Fun Presidential Facts
Taking a Look at What Made Some Presidents So Unique
February 16, 2015 by Mark Dye
Being president of the United States is one of the rarest jobs in the world. After all, only 43 people can claim to have officially held the office. But there have still been a number of colorful characters among that small number, and almost every president had something unique or quirky about him. We take a look at a few of the more notable odd facts about those who have held the highest office in the land. (And just ask yourself how many of these stories from yesterday would be huge scandals today!)
Only one president was never married: James Buchanan, who remained a bachelor his entire life. Millard Fillmore got married later in life—to his school teacher (who, it should be noted, was 21 when they met; he was 19). John Tyler, on the other hand, was married and had 15 children, more than any other president.
What’s in a name?
Harry S Truman doesn't actually have a middle name, and the “S” shouldn’t have a period after it, per Truman himself. The "S" was given after his parents couldn’t decide on a name and chose instead to honor both of his grandfathers, Anderson Shipp Truman and Solomon Young.
It is reported that President James Buchanan regularly bought slaves in Washington, D.C., only to quietly free them in Pennsylvania. James Monroe went one step further and supported the effort to create a nation in Africa for freed slaves. The nation that was formed, Liberia, named their capitol city Monrovia in his honor.
Thomas Jefferson and John Adams might have been political rivals, but managed to remain friendly. In fact, they both paid a visit to William Shakespeare's home in Stratford-upon-Avon in 1786, and chipped off a piece from Shakespeare's chair as a souvenir.
Princeton’s first graduate student was James Madison, who managed to get his bachelor’s degree in just two years. President Woodrow Wilson was—and still is—the only President to have a Ph.D. (in Political Science and History from Johns Hopkins University).
No teetotalers here
Alcohol and presidents have a long history. George Washington made his own rye whiskey, apple brandy and peach brandy, and Abe Lincoln was the only US president who was also a licensed bartender. The most notable, however, was Zachary Taylor, who reportedly downed a fair amount of whiskey during his inauguration and was clearly intoxicated while giving his speech. Rutherford B. Hayes, on the other hand, wasn't so enamored with alcohol, banning it from the White House all together.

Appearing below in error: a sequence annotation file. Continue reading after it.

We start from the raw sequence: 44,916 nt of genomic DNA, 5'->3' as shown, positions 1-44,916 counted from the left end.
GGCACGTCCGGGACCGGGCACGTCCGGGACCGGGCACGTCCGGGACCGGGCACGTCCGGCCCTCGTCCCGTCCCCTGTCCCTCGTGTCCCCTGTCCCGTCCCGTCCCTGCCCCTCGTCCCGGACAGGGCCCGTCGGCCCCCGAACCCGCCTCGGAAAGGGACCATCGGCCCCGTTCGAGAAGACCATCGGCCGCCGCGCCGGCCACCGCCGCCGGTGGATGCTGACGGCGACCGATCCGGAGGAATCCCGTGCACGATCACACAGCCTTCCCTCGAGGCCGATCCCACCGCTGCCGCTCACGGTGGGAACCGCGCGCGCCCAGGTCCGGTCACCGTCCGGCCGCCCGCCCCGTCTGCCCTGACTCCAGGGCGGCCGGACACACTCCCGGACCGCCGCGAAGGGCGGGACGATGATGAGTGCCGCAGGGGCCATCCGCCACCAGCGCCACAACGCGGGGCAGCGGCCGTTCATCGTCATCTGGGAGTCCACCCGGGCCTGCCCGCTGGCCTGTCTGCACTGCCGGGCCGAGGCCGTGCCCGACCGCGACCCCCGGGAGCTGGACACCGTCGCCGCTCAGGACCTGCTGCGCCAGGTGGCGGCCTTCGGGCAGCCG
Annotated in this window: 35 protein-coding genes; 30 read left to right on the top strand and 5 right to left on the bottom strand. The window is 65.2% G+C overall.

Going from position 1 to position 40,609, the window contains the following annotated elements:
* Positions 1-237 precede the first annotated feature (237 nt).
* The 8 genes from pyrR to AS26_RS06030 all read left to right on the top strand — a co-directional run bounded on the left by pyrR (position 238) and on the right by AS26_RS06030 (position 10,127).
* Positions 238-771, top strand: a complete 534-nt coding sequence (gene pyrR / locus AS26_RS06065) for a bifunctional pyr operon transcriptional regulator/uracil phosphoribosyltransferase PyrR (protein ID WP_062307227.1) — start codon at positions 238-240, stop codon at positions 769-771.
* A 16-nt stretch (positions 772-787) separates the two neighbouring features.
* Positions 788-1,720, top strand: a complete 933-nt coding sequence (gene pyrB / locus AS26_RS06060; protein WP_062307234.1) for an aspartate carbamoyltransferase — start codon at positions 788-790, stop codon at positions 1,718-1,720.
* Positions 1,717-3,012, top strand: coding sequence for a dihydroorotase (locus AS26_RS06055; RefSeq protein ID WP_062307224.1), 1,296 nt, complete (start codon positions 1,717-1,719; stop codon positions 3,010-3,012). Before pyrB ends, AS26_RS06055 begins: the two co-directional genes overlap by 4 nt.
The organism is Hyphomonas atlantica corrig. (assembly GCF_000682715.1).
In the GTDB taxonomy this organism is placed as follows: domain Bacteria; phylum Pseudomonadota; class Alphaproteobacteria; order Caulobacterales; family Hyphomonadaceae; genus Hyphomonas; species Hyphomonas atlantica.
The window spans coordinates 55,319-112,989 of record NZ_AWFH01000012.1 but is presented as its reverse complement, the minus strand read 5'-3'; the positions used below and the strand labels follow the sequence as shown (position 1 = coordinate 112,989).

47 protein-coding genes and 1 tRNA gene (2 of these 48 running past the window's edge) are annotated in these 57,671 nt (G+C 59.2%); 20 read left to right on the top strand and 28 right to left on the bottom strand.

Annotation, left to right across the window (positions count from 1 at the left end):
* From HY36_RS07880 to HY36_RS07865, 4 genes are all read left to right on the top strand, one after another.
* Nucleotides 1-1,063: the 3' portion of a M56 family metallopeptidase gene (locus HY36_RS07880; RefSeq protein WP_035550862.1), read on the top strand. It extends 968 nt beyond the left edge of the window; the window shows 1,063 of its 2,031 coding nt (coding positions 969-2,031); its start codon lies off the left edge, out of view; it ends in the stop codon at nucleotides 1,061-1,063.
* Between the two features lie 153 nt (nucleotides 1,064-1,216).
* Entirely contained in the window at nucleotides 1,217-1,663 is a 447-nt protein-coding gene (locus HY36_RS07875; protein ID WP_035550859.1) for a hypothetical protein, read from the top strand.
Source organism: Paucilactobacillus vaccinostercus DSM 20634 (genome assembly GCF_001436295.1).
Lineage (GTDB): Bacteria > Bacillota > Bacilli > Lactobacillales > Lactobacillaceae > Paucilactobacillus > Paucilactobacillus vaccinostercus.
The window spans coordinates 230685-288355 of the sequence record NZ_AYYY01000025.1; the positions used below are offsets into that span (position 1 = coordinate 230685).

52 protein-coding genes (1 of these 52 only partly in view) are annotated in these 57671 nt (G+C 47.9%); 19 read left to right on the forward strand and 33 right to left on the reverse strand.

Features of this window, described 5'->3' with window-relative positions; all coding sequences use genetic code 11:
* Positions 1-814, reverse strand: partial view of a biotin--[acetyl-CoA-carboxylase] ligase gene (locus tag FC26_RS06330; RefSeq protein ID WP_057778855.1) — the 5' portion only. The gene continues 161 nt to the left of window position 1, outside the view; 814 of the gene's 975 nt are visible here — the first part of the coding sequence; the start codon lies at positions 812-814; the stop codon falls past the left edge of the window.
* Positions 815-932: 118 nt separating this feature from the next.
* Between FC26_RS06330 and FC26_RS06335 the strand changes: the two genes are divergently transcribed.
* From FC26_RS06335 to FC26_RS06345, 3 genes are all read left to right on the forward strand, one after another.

Ain't technology grand?
The first president to have electricity in the White House was Benjamin Harrison. The only issue? He refused to touch the switches for fear of being electrocuted. William McKinley was a bit more open to technology, becoming the first president to campaign via telephone. And while Bill Clinton was president during the Internet boom, he reportedly only sent two emails during his eight years in office: one was just a test message, and the other was to John Glenn aboard the Space Shuttle Discovery.
Marching to their own drummer
A number of presidents have had what some might consider "odd" ways of doing things. Those with odd early morning rituals included John Quincy Adams, who was a fan of early morning skinny dips in the Potomac River, and Calvin Coolidge, who would have someone rub petroleum jelly on his head while he ate breakfast in bed. While Andrew Jackson wasn’t much on swimming and lived in the days before Vaseline, he did have a parrot he taught to curse (so much so that the bird had to be removed from Jackson’s funeral due to the incessant squawking of profanities).
In the days before cars, presidents tended to travel on their own horses. This got at least two presidents into a bit of trouble. One was Ulysses S. Grant, who was given a $20 speeding ticket for riding his horse too fast down a Washington street. The other was Franklin Pierce—he was arrested (while in office!) for running over a woman with his horse. The charges were later dropped due to a lack of evidence.
It's in the cards
Some of our presidents have had a fondness for cards, the most notable being Warren Harding. He was so fond of gambling that he’d have games in the White House. Sadly, he wasn’t very good at it and once gambled away a set of White House china during a poker game. Richard Nixon, on the other hand, didn’t become a fan of cards until he was in the Navy and saw that he could make money at it. He had a friend teach him how to play and then proceeded to win $6,000 over the course of a few months. He used that money to fund his first run for Congress.
Fathers of invention
One of the most common sayings today is said to have originated and become popularized with Martin Van Buren. He was from Kinderhook, N.Y., which was called “Old Kinderhook,” and the groups that supported him were known as “O.K. Clubs.” Over time, the term “OK” came to mean “all right.” And those who spend their days in an office can give a bit of thanks Thomas Jefferson, who invented the swivel chair.
ONe last odd Presidential Fact
It turns out that, since 1900, nobody shorter than 5 feet, 9 inches has won a presidential election.